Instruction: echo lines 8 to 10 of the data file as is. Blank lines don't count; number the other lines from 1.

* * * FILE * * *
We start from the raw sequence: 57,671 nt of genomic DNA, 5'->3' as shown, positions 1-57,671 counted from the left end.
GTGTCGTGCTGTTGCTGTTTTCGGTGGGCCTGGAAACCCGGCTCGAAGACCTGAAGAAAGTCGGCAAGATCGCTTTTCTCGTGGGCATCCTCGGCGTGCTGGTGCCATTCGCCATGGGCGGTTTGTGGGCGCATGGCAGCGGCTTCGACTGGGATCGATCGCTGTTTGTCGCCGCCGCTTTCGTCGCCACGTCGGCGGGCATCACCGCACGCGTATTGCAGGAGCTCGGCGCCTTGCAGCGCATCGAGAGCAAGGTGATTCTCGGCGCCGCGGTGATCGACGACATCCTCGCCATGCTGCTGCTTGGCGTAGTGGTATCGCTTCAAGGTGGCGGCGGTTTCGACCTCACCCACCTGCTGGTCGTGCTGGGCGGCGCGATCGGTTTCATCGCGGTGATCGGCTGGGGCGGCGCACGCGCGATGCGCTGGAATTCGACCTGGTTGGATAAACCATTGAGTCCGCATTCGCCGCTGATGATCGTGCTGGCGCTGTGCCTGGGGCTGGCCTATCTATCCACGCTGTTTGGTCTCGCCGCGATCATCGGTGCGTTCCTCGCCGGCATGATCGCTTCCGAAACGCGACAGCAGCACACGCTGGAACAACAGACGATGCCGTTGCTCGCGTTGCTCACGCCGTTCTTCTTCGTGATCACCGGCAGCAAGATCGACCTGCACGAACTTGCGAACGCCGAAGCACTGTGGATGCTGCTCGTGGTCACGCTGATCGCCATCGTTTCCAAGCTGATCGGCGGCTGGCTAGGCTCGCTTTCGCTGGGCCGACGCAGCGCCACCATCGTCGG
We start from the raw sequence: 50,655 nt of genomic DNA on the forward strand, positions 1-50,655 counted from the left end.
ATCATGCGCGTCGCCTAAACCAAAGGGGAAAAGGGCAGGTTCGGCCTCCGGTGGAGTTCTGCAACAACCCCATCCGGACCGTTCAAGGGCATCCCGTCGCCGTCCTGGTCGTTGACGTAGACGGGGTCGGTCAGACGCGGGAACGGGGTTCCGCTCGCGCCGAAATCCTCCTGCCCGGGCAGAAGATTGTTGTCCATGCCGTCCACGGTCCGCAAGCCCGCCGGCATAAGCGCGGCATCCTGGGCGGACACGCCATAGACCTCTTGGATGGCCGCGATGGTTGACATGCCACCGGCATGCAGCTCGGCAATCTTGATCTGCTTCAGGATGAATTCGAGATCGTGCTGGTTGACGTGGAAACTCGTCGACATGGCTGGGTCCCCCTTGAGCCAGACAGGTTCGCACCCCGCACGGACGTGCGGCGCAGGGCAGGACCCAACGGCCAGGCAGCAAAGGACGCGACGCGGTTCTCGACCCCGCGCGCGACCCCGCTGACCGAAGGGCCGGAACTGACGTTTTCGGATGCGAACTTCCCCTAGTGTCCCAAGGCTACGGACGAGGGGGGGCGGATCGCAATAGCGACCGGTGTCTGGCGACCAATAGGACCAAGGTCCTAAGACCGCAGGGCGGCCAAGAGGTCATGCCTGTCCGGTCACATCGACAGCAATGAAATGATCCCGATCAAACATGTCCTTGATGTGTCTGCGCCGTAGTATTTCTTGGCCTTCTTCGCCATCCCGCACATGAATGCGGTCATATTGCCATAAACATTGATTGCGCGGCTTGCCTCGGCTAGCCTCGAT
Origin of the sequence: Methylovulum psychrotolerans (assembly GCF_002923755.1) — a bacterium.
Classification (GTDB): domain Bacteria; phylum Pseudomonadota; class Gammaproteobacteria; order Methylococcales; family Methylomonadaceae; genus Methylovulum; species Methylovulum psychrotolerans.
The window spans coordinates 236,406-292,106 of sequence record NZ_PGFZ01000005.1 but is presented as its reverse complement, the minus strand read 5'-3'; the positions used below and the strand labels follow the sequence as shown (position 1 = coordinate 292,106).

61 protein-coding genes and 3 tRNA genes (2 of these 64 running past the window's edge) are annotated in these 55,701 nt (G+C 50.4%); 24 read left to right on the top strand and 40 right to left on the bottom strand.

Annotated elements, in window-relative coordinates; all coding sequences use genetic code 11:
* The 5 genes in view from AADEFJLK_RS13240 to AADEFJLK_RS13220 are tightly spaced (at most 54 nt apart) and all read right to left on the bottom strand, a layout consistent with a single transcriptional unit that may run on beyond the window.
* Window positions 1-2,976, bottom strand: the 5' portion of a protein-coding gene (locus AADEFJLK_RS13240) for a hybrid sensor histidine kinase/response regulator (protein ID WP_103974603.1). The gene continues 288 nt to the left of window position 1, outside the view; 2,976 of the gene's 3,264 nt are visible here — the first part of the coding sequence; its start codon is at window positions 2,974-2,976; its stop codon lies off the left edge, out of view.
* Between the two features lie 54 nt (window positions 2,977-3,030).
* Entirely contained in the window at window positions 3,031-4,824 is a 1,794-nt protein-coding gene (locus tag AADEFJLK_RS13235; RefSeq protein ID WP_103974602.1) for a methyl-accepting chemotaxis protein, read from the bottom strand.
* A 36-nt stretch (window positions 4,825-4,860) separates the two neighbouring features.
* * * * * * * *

61 protein-coding genes and 3 tRNA genes (2 of these 64 running past the window's edge) are annotated in these 55,701 nt (G+C 50.4%); 24 read left to right on the top strand and 40 right to left on the bottom strand.

Annotated elements, in window-relative coordinates; all coding sequences use genetic code 11:
* The 5 genes in view from AADEFJLK_RS13240 to AADEFJLK_RS13220 are tightly spaced (at most 54 nt apart) and all read right to left on the bottom strand, a layout consistent with a single transcriptional unit that may run on beyond the window.